If you’re working with Java on Ubuntu, you have two main choices as to which runtime to use. The open source OpenJDK and the official Sun runtime. Luckily, due to the alternatives system in Ubuntu (probably inherited from Debian) you can install both of these and switch between them as you see fit.
To see your currently installed JRE’s run the command:
$ update-java-alternatives -l
and you should see some output like:
java-6-openjdk 1061 /usr/lib/jvm/java-6-openjdk
java-6-sun 63 /usr/lib/jvm/java-6-sun
This assumes that you’ve installed both of the runtimes. If you’ve only got one or the other installed, you will only see one line in the above output.
Now that we know which runtimes are installed, it would also be nice to be able to see which one we are using at the moment. Run the command:
$ java -version
If you see the ouput:
java version “1.6.0_20”
OpenJDK Runtime Environment (IcedTea6 1.9.7) (6b20-1.9.7-0ubuntu1~10.04.1)
OpenJDK 64-Bit Server VM (build 19.0-b09, mixed mode)
Your are running the OpenJDK runtime. If you see:
java version “1.6.0_24”
Java(TM) SE Runtime Environment (build 1.6.0_24-b07)
Java HotSpot(TM) 64-Bit Server VM (build 19.1-b02, mixed mode)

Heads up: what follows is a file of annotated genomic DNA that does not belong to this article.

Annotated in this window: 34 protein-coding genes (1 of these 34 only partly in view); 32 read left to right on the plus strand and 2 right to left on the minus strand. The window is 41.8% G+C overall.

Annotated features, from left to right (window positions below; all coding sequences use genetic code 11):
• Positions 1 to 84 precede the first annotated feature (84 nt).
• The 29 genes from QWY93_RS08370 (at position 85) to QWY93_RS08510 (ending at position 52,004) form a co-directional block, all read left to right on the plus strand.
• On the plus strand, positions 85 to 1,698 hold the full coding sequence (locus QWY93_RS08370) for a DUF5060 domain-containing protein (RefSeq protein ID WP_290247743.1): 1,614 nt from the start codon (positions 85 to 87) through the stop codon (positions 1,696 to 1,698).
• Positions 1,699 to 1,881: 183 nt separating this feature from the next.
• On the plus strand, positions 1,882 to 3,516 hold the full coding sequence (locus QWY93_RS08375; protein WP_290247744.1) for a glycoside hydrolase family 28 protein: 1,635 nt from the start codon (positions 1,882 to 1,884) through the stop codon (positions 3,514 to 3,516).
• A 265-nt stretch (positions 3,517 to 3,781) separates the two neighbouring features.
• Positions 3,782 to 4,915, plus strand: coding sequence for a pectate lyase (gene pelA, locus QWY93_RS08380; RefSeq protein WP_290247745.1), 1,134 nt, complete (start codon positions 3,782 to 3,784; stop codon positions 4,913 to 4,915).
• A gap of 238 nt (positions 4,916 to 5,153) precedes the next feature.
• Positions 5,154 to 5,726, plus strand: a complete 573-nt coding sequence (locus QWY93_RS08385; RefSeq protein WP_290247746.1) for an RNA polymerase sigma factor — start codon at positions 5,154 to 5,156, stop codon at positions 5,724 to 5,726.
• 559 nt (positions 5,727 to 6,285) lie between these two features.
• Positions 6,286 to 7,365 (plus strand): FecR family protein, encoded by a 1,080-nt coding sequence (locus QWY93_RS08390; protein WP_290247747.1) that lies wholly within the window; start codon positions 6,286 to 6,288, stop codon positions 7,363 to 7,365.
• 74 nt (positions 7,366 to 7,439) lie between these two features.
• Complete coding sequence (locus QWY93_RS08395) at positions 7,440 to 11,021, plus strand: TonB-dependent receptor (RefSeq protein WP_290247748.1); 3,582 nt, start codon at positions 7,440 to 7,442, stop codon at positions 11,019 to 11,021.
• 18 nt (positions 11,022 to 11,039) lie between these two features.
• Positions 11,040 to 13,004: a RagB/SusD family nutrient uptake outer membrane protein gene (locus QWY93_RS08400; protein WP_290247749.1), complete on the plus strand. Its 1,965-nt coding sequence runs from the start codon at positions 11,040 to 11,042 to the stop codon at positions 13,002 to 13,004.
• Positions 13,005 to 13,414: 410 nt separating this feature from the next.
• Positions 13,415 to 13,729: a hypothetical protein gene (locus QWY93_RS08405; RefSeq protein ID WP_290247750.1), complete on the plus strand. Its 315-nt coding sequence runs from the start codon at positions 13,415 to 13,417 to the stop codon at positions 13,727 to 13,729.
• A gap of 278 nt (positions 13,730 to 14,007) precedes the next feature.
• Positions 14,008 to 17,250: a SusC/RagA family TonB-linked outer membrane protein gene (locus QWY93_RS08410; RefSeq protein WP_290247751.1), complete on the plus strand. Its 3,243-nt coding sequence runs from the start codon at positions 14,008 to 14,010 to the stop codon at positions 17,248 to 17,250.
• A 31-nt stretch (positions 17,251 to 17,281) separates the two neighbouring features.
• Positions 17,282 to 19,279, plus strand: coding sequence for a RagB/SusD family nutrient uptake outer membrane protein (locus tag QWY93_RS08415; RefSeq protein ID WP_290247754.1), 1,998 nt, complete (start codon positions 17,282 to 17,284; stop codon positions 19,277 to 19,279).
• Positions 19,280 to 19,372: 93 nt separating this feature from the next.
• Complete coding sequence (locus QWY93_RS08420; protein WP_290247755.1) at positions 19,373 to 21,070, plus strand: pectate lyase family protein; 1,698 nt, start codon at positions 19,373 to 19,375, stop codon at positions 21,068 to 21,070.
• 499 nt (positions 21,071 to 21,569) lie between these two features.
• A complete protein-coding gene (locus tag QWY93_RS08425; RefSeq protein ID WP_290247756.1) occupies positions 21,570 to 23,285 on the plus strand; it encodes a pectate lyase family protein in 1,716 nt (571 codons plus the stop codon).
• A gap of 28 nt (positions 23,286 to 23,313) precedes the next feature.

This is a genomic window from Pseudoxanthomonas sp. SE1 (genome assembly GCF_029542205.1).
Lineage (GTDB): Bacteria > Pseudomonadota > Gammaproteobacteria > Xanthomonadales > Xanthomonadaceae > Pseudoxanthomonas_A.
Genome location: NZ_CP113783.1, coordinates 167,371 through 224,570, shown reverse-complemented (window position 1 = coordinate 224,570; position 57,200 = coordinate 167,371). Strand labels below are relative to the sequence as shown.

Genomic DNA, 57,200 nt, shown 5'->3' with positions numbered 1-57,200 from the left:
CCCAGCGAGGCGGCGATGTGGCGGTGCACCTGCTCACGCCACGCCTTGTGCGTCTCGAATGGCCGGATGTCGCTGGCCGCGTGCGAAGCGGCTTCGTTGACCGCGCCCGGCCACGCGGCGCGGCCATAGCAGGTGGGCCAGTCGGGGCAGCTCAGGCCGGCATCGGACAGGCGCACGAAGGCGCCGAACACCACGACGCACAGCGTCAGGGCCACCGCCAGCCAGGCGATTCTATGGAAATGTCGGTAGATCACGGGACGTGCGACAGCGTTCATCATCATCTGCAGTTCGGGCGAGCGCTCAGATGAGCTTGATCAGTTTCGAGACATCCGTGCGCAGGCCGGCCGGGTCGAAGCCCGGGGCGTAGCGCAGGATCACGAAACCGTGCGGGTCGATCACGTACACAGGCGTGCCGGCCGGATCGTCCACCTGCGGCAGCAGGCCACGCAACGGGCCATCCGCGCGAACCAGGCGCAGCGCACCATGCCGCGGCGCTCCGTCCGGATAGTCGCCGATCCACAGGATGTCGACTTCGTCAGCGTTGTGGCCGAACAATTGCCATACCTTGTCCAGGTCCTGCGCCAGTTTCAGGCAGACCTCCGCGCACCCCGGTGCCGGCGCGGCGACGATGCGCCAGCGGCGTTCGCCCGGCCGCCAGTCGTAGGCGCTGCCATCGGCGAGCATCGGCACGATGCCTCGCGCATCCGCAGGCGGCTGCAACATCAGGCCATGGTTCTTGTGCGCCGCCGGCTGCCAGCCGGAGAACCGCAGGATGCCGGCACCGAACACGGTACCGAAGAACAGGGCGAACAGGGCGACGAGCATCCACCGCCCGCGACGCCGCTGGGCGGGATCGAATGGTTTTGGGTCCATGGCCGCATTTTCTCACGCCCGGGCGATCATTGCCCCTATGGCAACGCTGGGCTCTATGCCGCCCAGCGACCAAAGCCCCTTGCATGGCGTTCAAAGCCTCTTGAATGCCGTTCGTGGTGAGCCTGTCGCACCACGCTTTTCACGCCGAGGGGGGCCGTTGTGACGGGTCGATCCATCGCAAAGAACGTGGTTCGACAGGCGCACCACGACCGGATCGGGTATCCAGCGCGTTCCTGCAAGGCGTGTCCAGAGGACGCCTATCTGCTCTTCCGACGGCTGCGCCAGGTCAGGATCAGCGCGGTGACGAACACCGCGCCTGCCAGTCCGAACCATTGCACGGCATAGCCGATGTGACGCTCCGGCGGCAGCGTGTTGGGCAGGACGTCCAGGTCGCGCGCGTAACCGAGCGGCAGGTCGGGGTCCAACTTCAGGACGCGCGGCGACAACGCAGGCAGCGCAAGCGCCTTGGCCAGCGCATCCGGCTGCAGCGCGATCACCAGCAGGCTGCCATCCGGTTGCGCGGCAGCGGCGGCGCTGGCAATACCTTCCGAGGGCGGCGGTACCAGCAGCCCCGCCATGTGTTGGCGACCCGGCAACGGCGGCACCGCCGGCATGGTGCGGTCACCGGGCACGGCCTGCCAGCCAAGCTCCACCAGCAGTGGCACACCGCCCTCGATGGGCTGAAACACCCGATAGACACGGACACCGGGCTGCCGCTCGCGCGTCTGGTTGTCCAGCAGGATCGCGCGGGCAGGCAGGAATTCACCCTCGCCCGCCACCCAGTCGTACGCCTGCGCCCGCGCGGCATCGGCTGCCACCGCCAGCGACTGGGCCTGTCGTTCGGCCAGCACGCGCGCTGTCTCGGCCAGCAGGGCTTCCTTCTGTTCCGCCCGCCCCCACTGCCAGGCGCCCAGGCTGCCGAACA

You are running the Sun runtime. As an aside, the OpenJDK version is generally always a few versions behind the official Sun version.
So now that we know which runtimes we have installed and which one we are using at the moment, we can finally switch between them, using the update-java-alternatives command.
To switch to Sun’s JRE:
sudo update-java-alternatives –set java-6-sun
To switch to OpenJDK:
sudo update-java-alternatives –set java-6-openjdk
To learn about the OpenJDK project and how it differs from the Sun Java runtime, you can have a look at:
The ‘update-java-alternatives’ command has a lot more options allowing you to choose to switch just the JRE (and keep the JDK the same), or only switch out the browser plugin. To see all of the alternative options, have a look at the man page ‘man update-java-alternatives’.